Fentanyl-related deaths in children have increased 590% over the last decade

In 2021 alone, the opioid was to blame for 93 deaths of small children between the ages of one and four.

A new report in the journal JAMA Pediatrics revealed that more than 5,000 children have died from fentanyl overdoses in the past two decades. More than half of these deaths occurred in the first two years of the COVID-19 pandemic.

From 2013 to 2021, the overall rate of fentanyl-related deaths increased by 3,740%. Among children four years old and younger, opioid-related deaths increased by 590% during that time period. Among those aged 15-19, deaths related to this drug rose 290% between 2018 and 2021.

The study’s author, Julie Gaither, assistant professor of pediatrics at Yale School of Medicine, used death certificate data from the Centers for Disease Control and Prevention (CDC) and evaluated fentanyl deaths over two decades.

Most deaths are "unintentional"

In 2021, fentanyl was to blame for 93 deaths among children aged 1 to 4. Linda Richter, senior vice president of Partnership to End Addiction noted:

It's really hard to get data on exactly what happens with the younger kids, but anecdotal evidence is that it only takes a small amount to be deadly. So small kids can touch the drug and then put their fingers in their mouths.

The report detailed that almost half of the deaths occurred in the home and, most were considered unintentional. That is, children were unaware that the substances they were using contained fentanyl, and very young children may have touched or ingested drugs used by their parents. According to Richter:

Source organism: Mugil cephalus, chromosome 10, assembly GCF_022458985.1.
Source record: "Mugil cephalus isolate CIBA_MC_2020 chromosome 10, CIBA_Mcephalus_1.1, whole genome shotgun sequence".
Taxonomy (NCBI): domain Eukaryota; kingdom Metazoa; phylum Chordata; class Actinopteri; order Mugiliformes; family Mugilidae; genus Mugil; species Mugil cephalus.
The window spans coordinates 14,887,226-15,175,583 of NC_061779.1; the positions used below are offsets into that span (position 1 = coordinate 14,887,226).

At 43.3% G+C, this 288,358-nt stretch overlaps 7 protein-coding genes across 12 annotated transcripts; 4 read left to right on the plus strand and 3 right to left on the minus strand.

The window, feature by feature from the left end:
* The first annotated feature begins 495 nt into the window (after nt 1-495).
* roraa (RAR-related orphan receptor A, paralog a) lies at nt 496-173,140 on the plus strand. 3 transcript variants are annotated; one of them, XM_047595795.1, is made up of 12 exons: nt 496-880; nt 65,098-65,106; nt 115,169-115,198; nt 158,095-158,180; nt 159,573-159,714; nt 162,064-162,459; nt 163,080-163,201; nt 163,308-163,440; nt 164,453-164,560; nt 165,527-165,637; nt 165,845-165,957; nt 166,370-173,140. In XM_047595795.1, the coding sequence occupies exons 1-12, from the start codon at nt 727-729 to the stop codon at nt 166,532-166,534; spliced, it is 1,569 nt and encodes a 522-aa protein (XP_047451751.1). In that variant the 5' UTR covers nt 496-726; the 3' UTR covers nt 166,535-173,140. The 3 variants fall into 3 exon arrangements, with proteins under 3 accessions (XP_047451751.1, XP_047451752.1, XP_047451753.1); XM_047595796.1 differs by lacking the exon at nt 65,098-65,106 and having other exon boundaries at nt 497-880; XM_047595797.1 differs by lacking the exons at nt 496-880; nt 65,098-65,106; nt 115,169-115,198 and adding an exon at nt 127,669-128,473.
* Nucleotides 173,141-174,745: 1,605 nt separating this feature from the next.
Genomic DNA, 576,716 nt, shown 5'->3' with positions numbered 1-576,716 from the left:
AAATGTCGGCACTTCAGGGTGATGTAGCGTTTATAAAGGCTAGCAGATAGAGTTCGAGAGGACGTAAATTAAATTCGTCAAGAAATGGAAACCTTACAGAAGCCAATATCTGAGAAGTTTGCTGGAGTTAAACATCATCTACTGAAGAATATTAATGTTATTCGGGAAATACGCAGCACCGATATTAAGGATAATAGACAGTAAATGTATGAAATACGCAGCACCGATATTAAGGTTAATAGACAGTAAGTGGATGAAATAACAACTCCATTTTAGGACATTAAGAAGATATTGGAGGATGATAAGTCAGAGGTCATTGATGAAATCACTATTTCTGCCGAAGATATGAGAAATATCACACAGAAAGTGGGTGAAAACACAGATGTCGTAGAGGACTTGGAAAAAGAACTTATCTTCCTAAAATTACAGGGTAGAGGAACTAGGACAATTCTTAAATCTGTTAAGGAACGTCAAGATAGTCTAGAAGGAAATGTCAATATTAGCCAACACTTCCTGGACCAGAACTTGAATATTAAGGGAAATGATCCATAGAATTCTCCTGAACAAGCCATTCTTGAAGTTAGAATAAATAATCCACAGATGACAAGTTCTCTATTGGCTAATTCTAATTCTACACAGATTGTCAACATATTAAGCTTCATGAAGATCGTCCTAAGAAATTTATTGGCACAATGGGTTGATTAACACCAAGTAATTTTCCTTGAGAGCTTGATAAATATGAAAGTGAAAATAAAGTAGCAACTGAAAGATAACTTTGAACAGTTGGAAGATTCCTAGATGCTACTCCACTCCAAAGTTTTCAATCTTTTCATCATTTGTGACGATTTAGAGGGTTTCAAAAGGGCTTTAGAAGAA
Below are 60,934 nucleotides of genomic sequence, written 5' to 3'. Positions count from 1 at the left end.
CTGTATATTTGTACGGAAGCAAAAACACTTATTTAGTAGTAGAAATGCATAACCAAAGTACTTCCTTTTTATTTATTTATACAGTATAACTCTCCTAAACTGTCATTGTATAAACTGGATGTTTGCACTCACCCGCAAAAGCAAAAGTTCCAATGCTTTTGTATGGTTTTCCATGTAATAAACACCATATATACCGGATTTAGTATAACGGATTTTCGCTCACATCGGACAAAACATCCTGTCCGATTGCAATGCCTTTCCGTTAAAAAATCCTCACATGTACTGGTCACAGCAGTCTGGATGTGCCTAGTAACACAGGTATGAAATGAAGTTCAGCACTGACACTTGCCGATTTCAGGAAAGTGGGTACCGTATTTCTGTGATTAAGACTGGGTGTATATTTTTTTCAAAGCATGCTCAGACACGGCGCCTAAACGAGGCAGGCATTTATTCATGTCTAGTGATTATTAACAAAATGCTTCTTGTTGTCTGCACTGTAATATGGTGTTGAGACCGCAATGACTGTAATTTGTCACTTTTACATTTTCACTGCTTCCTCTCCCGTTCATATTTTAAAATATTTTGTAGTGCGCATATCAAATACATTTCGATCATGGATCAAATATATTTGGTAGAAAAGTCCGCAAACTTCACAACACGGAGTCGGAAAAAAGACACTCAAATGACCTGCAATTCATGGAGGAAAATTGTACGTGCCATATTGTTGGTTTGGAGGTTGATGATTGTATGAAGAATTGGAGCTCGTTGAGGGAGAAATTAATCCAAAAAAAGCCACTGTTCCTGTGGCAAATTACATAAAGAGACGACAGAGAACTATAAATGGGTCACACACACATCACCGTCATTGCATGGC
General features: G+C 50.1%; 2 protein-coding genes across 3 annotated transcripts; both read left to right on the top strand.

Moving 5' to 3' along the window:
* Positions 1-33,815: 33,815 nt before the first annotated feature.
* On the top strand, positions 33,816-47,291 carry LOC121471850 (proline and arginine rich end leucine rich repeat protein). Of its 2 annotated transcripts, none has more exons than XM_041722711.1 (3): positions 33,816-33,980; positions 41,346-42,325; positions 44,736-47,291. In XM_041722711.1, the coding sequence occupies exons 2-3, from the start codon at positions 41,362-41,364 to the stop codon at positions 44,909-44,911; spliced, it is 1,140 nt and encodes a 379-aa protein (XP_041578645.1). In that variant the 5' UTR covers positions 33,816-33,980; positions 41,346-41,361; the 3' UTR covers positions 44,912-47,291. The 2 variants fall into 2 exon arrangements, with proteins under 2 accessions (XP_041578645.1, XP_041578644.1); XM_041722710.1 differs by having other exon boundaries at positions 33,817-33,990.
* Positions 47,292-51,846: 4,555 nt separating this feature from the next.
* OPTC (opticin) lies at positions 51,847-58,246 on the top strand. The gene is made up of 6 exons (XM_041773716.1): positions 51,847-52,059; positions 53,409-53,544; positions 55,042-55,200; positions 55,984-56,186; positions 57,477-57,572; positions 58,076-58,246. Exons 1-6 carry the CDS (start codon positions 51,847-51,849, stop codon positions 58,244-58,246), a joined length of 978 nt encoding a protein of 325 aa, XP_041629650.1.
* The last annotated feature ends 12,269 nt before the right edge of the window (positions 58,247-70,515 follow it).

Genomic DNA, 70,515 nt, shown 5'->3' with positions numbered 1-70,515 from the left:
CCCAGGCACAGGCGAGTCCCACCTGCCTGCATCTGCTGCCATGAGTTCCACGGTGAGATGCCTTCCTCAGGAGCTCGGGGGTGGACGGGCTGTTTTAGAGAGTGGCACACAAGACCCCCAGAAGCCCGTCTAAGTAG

There is a general consensus that the overdose deaths involving fentanyl among kids, whether young kids or teens, are primarily unintentional. ... Among younger children, access to pills or substances laced with fentanyl that are left within their reach is the main culprit. ... For older adolescents, the culprit is more likely a lack of awareness that the pill they are intentionally taking contains fentanyl.

More adults are exposed to fentanyl

The report detailed that one of the main factors influencing the upward trend in fentanyl deaths is that more adults now have easy access to the opioid due to its abundance on the illegal drug market.

Richter said that "this analysis adds to the growing body of studies showing just how pervasive and tragic the fentanyl crisis is." In 1999, about 5% of opioid deaths were due to fentanyl. By 2021, the figure had increased to 94%. Deaths peaked in 2020 and 2021, according to the study, suggesting that the COVID-19 pandemic worsened the opioid crisis.

The government must ensure that Narcan is available for free

Richter said the government should ensure that drugs such as Narcan, which reverses opioid overdoses, are free or affordable for all citizens. He indicated that the population must have the capacity to use it and pointed out that the stigma surrounding its purchase must be reduced:

Availability of fentanyl test strips for people who do use drugs and a wide scale campaign to have Narcan [naloxone] available in homes, schools and all public places in the event of an overdose is also needed. ... Most importantly, we need better substance use prevention and more accessible treatment for those who use drugs in order to reduce the likelihood that they will take a drug that contains fentanyl or have those drugs within reach of children in the home.

In addition, Richter commented that parents should be educated about the need to keep all substances and medications in the home out of reach and out of sight of children:

In addition to addressing the contamination of the drug supply with deadly fentanyl, we need a broad education effort for adults and teens about the proliferation of fentanyl in the drug supply and its lethal potential.